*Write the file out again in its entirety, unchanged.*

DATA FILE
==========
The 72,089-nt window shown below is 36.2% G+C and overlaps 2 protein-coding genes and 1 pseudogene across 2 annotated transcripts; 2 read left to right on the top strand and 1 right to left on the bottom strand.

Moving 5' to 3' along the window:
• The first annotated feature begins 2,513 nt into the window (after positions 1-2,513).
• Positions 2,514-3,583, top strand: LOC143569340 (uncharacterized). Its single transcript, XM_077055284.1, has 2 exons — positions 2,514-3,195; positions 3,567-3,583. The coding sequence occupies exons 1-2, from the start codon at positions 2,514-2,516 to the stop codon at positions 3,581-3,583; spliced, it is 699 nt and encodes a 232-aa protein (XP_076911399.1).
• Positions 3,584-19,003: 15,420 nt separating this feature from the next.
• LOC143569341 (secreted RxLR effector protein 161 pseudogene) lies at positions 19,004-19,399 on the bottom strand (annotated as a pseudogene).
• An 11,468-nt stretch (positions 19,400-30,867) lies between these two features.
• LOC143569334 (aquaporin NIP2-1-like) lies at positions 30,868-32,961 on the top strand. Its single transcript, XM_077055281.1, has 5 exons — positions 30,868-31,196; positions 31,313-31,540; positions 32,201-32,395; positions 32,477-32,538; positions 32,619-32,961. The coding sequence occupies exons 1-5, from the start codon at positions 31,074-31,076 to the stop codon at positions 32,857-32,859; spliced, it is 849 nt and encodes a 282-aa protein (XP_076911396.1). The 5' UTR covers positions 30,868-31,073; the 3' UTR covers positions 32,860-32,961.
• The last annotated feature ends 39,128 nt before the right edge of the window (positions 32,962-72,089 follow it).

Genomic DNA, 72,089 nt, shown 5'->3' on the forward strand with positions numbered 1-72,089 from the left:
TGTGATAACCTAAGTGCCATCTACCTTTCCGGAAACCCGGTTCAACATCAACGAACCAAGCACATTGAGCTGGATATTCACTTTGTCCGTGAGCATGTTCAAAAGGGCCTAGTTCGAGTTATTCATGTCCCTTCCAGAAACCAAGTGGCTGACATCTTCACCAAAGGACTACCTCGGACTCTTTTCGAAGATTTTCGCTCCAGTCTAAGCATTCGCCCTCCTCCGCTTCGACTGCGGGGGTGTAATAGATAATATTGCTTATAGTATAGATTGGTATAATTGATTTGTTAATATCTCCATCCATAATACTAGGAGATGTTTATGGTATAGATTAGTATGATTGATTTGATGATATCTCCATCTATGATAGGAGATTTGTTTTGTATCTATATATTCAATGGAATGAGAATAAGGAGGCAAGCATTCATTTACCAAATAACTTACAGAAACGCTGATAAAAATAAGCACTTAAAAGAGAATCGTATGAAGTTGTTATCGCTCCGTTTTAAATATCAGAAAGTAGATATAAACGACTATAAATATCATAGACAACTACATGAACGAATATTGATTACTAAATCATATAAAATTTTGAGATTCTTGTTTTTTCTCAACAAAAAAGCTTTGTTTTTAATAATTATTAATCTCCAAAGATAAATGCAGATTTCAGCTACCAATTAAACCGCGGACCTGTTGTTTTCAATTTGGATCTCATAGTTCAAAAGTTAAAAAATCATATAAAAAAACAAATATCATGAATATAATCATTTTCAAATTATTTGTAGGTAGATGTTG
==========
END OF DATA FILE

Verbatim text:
The 72,089-nt window shown below is 36.2% G+C and overlaps 2 protein-coding genes and 1 pseudogene across 2 annotated transcripts; 2 read left to right on the top strand and 1 right to left on the bottom strand.

Moving 5' to 3' along the window:
• The first annotated feature begins 2,513 nt into the window (after positions 1-2,513).
• Positions 2,514-3,583, top strand: LOC143569340 (uncharacterized). Its single transcript, XM_077055284.1, has 2 exons — positions 2,514-3,195; positions 3,567-3,583. The coding sequence occupies exons 1-2, from the start codon at positions 2,514-2,516 to the stop codon at positions 3,581-3,583; spliced, it is 699 nt and encodes a 232-aa protein (XP_076911399.1).
• Positions 3,584-19,003: 15,420 nt separating this feature from the next.
• LOC143569341 (secreted RxLR effector protein 161 pseudogene) lies at positions 19,004-19,399 on the bottom strand (annotated as a pseudogene).
• An 11,468-nt stretch (positions 19,400-30,867) lies between these two features.
• LOC143569334 (aquaporin NIP2-1-like) lies at positions 30,868-32,961 on the top strand. Its single transcript, XM_077055281.1, has 5 exons — positions 30,868-31,196; positions 31,313-31,540; positions 32,201-32,395; positions 32,477-32,538; positions 32,619-32,961. The coding sequence occupies exons 1-5, from the start codon at positions 31,074-31,076 to the stop codon at positions 32,857-32,859; spliced, it is 849 nt and encodes a 282-aa protein (XP_076911396.1). The 5' UTR covers positions 30,868-31,073; the 3' UTR covers positions 32,860-32,961.
• The last annotated feature ends 39,128 nt before the right edge of the window (positions 32,962-72,089 follow it).

Genomic DNA, 72,089 nt, shown 5'->3' on the forward strand with positions numbered 1-72,089 from the left:
TGTGATAACCTAAGTGCCATCTACCTTTCCGGAAACCCGGTTCAACATCAACGAACCAAGCACATTGAGCTGGATATTCACTTTGTCCGTGAGCATGTTCAAAAGGGCCTAGTTCGAGTTATTCATGTCCCTTCCAGAAACCAAGTGGCTGACATCTTCACCAAAGGACTACCTCGGACTCTTTTCGAAGATTTTCGCTCCAGTCTAAGCATTCGCCCTCCTCCGCTTCGACTGCGGGGGTGTAATAGATAATATTGCTTATAGTATAGATTGGTATAATTGATTTGTTAATATCTCCATCCATAATACTAGGAGATGTTTATGGTATAGATTAGTATGATTGATTTGATGATATCTCCATCTATGATAGGAGATTTGTTTTGTATCTATATATTCAATGGAATGAGAATAAGGAGGCAAGCATTCATTTACCAAATAACTTACAGAAACGCTGATAAAAATAAGCACTTAAAAGAGAATCGTATGAAGTTGTTATCGCTCCGTTTTAAATATCAGAAAGTAGATATAAACGACTATAAATATCATAGACAACTACATGAACGAATATTGATTACTAAATCATATAAAATTTTGAGATTCTTGTTTTTTCTCAACAAAAAAGCTTTGTTTTTAATAATTATTAATCTCCAAAGATAAATGCAGATTTCAGCTACCAATTAAACCGCGGACCTGTTGTTTTCAATTTGGATCTCATAGTTCAAAAGTTAAAAAATCATATAAAAAAACAAATATCATGAATATAATCATTTTCAAATTATTTGTAGGTAGATGTTG